When I left my job several months ago I certainly didn’t plan on being out of work for so long. As the days dragged into weeks, then months, I’ve done some serious evaluation of spending habits and how I can pinch pennies whenever possible (and yes, pennies add up!). I thought I would share some tips with you.
Borrow books from the library. I’m an avid (and fairly fast) reader so purchasing books would get really expensive! I love our local library and was a regular customer until Justin bought me a Kindle Fire for Christmas (yes, I have a great husband!). I downloaded the free app, OverDrive, which lets me connect to the local library and borrow free e-books from their collection (this app can be used with other devices). I love it! I still read paperback books borrowed from the library from time to time (I love the feel and smell of books). I’ve lost track of the number of books I’ve read during my time off.
Clip coupons. I used to think this task was much too time-consuming and ruined my “in and out” motto of grocery shopping. But then I started noticing coupons for common items we regularly purchase and brought the coupons with me a few times. After saving quite a bit on my final bill several times, my husband and I try to shop with coupons more often than not. We’ll never be as savvy as some of the “extreme couponing” shoppers but I feel good saving what we can. Be conscious of sales that offer a greater savings than a coupon or those that require multiple purchases in order to save. Basically, become a smart shopper!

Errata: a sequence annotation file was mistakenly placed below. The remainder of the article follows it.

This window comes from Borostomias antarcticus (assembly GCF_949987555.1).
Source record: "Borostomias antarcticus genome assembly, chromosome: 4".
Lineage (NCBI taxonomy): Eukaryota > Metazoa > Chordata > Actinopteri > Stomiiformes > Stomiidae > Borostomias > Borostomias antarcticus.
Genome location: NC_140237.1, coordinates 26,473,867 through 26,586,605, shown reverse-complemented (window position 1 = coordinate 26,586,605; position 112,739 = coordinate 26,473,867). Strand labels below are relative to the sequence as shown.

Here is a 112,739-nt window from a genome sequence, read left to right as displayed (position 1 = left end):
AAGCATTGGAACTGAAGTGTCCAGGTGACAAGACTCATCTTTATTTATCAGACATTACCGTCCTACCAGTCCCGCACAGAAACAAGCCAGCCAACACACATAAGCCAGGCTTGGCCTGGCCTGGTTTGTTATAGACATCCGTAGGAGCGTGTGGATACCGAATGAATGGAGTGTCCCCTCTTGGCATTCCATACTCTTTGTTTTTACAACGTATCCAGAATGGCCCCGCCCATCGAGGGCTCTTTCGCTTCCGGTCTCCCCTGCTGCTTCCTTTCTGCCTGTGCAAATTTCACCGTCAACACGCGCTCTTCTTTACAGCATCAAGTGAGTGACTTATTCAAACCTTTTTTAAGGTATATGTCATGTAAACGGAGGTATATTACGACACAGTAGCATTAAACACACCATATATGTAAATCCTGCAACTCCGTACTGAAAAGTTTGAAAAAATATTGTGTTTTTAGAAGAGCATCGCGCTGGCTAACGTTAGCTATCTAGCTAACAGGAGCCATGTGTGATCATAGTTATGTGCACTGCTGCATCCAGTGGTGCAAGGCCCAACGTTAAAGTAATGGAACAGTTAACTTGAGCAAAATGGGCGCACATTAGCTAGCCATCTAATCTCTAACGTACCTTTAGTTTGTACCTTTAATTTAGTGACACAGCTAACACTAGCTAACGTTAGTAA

Pack a lunch for work. Most people eat out almost every day of the week while at work. Not only does this cost a lot of money, it’s typically really unhealthy. I was fortunate my last employer was only a few miles from home so when possible, I went home for lunch. Not only did it save money on food, it also allowed me a nice, quiet break from the chaos of the office. When working full-time, I usually allow myself to eat out once a week (if I feel like it). Otherwise I pack a healthy lunch and bring a book or magazine to enjoy during the break.
Plan a ‘night in’ with friends. Host a game night or movie night. Cook dinner or just enjoy drinks and snacks. This is less expensive than dinner and drinks at a restaurant or bar, plus often gives you greater opportunity to socialize and enjoy your company.
Skip the Starbucks (or Caribou). Ok, ok I haven’t been able to accomplish completely cutting out my favorite nonfat Chai latte from
Starbucks but I have seriously cut back. I do enjoy my Chai so was very pleased to see the Tazo Chai concentrate at several local stores, including Kroger, Target, Wal-Mart and Costco (cheapest here as you can purchase in a multi-pack). Justin and I mix nonfat milk at home with the concentrate and it tastes….close. Not exact but enough to enjoy on a cold night and save lots of money!
See a matinee at the movie theater. My older sister, with two teenage daughters, and my mom got me tuned into this money-saving option. It’s a fun treat for them to see new release movies, at a lesser rate. Rather than $9-$12 for an evening show, matinees (in metro Detroit) average $4-$6 per movie. Check to see if the theater offers student or senior discounts too. Plus the theater is usually less busy so not as much risk of chatty moviegoers.